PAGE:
Everyone has a part to play in health and safety at work. You are not only responsible for your own health and safety but also the health and safety of others in the workplace.
But the ultimate responsibility falls down to the employer in making sure their business complies with the Health and Safety at Work Act. This is because they have a ‘duty of care’.
The main purpose of it is to encourage high standards and prevent people coming to harm whilst they are at work.
In general, health and safety laws apply to all businesses. Whether as part of a large company or for the self-employed person, the laws are there to protect you, your employees and the public.
But the approach needed is proportionate to the size of the business, and the business activity. If you have more than 5 employees, these policies must be in writing and ensure that everyone is aware of what it says. But it is good practice regardless of how many employees there are.
What Does A Health And Safety Policy Cover?
Your health and safety policy should contain your general approach. It ensures safe equipment, a healthy working environment, establishes procedures, and provides training.
It is also important to keep it as simple as possible so that everyone can understand what your intent is.
Individuals also need to know what their role is in making the working environment a safe place. This also includes procedures they should follow every day to ensure all work gets conducted safely.
The policy should also cover what they need to do when things go wrong, such as dealing with an accidental injury or evacuating in a fire.
To ensure any policy stays relevant, it also needs reviewing periodically. Performing risk assessments can bring up areas where this needs improving.
Accidents And Their Prevention
By definition, an accident is an unplanned or uncontrolled event. But despite that, you can still prevent one from happening.
Once you are aware of the hazards that exist, you can control the risks and start preventing accidents. There are three factors which commonly cause problems in the workplace:
Occupational – This is an injury or illness which is directly linked to their work. These include lifting and carrying, and the use of tools and equipment.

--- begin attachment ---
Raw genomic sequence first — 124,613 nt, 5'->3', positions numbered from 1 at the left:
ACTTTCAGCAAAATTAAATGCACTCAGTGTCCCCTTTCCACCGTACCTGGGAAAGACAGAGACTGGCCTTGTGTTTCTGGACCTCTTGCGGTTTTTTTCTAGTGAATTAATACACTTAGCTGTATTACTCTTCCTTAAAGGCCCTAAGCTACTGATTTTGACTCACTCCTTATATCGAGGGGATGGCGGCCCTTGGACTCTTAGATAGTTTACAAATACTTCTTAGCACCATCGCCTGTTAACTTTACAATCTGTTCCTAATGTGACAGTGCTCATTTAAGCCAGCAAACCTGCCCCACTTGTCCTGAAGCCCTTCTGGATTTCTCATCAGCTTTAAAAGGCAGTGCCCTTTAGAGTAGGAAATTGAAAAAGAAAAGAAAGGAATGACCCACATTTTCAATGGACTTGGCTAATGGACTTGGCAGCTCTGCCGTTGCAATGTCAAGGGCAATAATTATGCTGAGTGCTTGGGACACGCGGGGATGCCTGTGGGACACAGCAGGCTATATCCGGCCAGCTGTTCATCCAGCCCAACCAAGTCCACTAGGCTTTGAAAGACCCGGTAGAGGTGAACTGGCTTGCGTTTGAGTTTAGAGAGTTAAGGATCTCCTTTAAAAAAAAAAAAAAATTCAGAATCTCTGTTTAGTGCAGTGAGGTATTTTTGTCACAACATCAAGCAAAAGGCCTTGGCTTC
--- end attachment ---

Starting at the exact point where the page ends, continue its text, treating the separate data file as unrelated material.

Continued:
Environmental – These are the conditions of the workplace, which ensure the safety of workers. This means providing sufficient heating, ventilation, lighting, and space.
Human – Human factors such as haste, tiredness, distraction and complacency are harder to control. By giving everyone correct training, you can limit the accidents from inexperience or unprofessionalism.
Ensuring that all accidents get logged means you’ll have a record which can allow you to review and analyse common incidents. So you’ll need to ensure everything gets recorded, such as near misses, minor and major injuries or damage.
First Aid Regulations
Under the health and safety law, employers also have a responsibility to provide enough first aid provision. It not only has to meet the demands of the number of people there, but also the nature of any potential accidents.
First aid kits should be easy to access in a container which protects the content and informs people what it is. Everyone needs to be aware of its location so anyone can find it quickly in an emergency.
The contents of the kit are not mandatory. However, an assessment should help you to determine what you need to have in the first aid kit.
You also need to have individuals with first aid training. People who volunteer to be a first aider will require initial training, and then refresher training every year. The people who put themselves forward for this need to be able to remain calm and handle stress, as well as respond rapidly to an emergency.
Legislation, Penalties, And Enforcement
Further to the Health and Safety at Work Act, many other areas have additional legislation in place. You need to ensure you comply with all relevant legislations to avoid punishment. These include manual handling, working at height, and fire safety, to name but a few.
Health and Safety Executive Inspectors and Local Enforcement Authorities enforce the act. They ensure that standards get kept up and offer any necessary advice. But in instances where there is an unacceptable level of risk, they will serve a legal notice.
An Improvement Notice states when something is wrong, what needs doing and the timescale for completing the work.
When there is an immediate danger to individuals, a prohibition notice gets given. This type of notice will prevent an activity from getting carried out, or halt all work from continuing.
Any breaches of the Health and Safety at Work Act fall under criminal law. This means that cases get heard in Magistrates’ Courts where fines of up to £20,000 can get issued.
More serious breaches get referred to the Crown Courts. Here, the maximum penalty is unlimited and can impose prison sentences of up to 2 years.
It’s important to remember that it exists to protect everyone. It helps businesses to follow good safety practices, can help to prevent fires and save everyone should a fire occur.
The risk of not meeting the act can be costly. Not only to your wallet but to lives and livelihoods as well.
It’s easy to think that there is a lot of complicated stuff to deal with, but it’s there to protect everyone involved. Not only does it limit the likelihood of damage or injury, it protects you in case something does happen. If you can prove everything possible was in place to prevent it, you shouldn’t be liable for any damages.
So ensure you are taking your responsibilities seriously. And make sure you’re doing everything in your power to protect your workforce, and everyone else.
This information is only a summary of the main rights and responsibilities covered by the legislation. For a comprehensive list, please refer to the legislation here.